|The G8 summit will likely examine exit strategies, but what will the new financial order look like?
Samah El-Shahat, Al Jazeera's resident economist, will be writing a regular column analysing key elements that have contributed to the global financial downturn and its impact across the world.
If you have any questions on the G8 summit in L'Aquila (July 8-10), Samah will be hosting a live debate on Livestation on Thursday, July 9 at 16G.
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| Banking greed and income inequality
A new summit is upon us - the G8 will take place next week. Another photo opportunity, another media event, another circus.
World leaders will tell us they are addressing the financial crisis, they will speak of their co-ordinated action to tackle the worst global recession since the Great Depression.
But they will be introducing two new words to their communique: exit strategy.
Their attention is turning towards how to unwind the emergency measures they have put in place, such as fiscal stimulus packages, once the crisis is over.
You might think, as I do, that it is premature to even talk about this. But the point is, if they are ready to discuss the world post-crisis, what real fundamental changes have they made to the world economic system?
What have they done in order to reassure the millions who lost their homes and jobs across the globe that it will not be back to business as usual once the recession is over?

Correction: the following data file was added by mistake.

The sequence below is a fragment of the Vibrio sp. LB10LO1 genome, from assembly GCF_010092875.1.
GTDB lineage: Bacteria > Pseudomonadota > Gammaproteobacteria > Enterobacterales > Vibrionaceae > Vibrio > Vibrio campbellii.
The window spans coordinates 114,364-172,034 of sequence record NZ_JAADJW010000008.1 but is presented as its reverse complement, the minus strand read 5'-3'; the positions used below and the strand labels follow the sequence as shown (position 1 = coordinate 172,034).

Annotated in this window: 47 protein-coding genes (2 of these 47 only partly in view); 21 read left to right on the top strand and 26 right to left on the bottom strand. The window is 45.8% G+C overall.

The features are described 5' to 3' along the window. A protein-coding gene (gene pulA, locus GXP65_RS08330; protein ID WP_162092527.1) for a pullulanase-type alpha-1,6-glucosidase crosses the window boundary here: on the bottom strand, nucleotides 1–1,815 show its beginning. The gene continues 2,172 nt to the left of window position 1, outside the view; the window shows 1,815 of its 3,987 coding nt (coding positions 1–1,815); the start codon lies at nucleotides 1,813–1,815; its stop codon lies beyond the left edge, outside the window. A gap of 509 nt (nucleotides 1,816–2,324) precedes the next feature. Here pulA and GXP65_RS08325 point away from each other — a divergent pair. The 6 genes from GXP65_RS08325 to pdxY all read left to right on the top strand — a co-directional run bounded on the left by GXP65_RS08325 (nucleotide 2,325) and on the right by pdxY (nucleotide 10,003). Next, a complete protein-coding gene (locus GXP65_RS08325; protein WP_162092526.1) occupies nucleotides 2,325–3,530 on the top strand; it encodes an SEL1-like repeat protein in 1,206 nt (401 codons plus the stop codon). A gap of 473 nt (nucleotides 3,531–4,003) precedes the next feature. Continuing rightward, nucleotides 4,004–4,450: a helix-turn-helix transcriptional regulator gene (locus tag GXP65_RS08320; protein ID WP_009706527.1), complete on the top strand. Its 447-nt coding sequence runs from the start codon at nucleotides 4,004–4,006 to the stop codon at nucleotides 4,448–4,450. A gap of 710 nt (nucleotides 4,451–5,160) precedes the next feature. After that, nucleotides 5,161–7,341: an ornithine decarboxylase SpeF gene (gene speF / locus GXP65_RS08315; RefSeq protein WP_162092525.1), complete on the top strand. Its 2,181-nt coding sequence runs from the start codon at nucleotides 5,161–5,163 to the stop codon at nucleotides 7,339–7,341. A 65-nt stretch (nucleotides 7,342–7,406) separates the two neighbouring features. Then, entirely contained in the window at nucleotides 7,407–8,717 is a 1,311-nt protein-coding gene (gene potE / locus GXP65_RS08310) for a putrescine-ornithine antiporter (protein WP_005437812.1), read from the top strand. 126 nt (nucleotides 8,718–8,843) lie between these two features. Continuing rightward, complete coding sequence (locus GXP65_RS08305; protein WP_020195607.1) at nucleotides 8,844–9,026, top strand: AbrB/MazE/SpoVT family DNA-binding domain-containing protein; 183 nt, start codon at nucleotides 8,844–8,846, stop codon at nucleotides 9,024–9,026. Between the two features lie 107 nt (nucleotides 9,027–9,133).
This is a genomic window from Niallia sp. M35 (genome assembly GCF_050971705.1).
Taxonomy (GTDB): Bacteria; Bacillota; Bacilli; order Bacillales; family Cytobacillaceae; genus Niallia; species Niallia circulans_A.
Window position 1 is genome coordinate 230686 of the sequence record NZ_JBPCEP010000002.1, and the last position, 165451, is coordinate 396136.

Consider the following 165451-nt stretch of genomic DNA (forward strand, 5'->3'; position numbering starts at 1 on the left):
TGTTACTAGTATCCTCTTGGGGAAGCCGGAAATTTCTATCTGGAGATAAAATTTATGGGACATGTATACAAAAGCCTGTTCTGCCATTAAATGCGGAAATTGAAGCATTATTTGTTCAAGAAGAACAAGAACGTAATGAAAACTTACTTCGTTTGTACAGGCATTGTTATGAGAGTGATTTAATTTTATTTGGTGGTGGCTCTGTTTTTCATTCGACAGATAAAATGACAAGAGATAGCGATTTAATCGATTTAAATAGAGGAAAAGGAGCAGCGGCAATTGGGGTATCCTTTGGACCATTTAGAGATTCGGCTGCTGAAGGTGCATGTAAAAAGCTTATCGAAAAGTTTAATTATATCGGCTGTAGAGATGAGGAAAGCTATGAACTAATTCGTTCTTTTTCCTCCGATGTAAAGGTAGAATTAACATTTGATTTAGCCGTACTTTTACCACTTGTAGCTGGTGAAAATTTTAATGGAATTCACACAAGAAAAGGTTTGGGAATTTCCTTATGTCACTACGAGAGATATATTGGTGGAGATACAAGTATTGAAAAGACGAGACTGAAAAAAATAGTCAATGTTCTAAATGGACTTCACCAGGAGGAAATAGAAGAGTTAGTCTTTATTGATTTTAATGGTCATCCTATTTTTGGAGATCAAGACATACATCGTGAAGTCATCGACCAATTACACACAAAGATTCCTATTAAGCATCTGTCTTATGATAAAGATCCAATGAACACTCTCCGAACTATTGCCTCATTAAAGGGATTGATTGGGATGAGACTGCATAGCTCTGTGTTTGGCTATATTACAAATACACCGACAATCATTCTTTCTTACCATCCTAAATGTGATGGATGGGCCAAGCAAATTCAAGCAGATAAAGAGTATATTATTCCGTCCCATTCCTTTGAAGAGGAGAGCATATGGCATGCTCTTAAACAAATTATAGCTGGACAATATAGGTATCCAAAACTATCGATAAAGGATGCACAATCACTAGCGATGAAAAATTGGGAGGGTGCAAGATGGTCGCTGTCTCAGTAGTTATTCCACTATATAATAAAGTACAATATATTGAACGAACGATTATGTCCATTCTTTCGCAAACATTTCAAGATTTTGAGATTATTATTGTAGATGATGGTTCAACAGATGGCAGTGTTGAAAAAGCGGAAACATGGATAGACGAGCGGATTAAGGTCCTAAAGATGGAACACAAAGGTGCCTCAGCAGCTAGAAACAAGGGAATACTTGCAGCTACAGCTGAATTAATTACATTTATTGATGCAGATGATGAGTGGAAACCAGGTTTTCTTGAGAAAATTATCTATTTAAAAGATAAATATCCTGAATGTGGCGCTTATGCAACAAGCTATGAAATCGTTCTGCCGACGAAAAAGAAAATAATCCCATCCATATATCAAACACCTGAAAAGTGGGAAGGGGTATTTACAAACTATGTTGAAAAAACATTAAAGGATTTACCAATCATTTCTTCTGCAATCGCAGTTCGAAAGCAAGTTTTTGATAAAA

What new world are we exiting to?
At the G20 meeting in London in April, Gordon Brown, the British prime minister, pronounced the 'Washington consensus' dead.
The 'Washington consensus' is shorthand for the free market ideology that pressed for financial sector deregulation, privatisation and trade liberalisation.
It is this 'neoliberalism' that has informed the way business has been done in the world for the last 30 years - whether in the developed or developing world.
So if it is dead, what are the alternatives? What new international system will replace it? What hints and promises have we been given?
Well, the one thing all countries seem to agree on is banking regulation. Banks have been asked to ensure they have more hard cash in their coffers.
That way, when things come crashing down, it doesn't turn into a tsunami that sweeps us all along with it, as has happened this time around.
However, I think we have become pretty gung-ho when it comes to regulation, without properly studying what really led to the crisis in the first place.
This means, of course, that the new regulations being introduced may not be the most effective or even appropriate.
Moreover, I believe the regulations we have agreed to put in place are not of the kind necessary to really change the modus operandi of Wall Street or the City in London (see previous post: The 'save-us-or-else banks').
The powers that be are not breaking up the banking oligarchs or their networks.
Regulations are politically and conveniently deceptive; they are a great decoy.
This is because they confer on the world leaders and their finance ministers the appearance of doing something, without having to deal with the real issues as to why we got into this mess in the first place - our indebtedness.
Why we borrowed so much from banks has little to do with the failures of financial markets or their regulations per se.
But it has everything to do with income inequality and our low wages.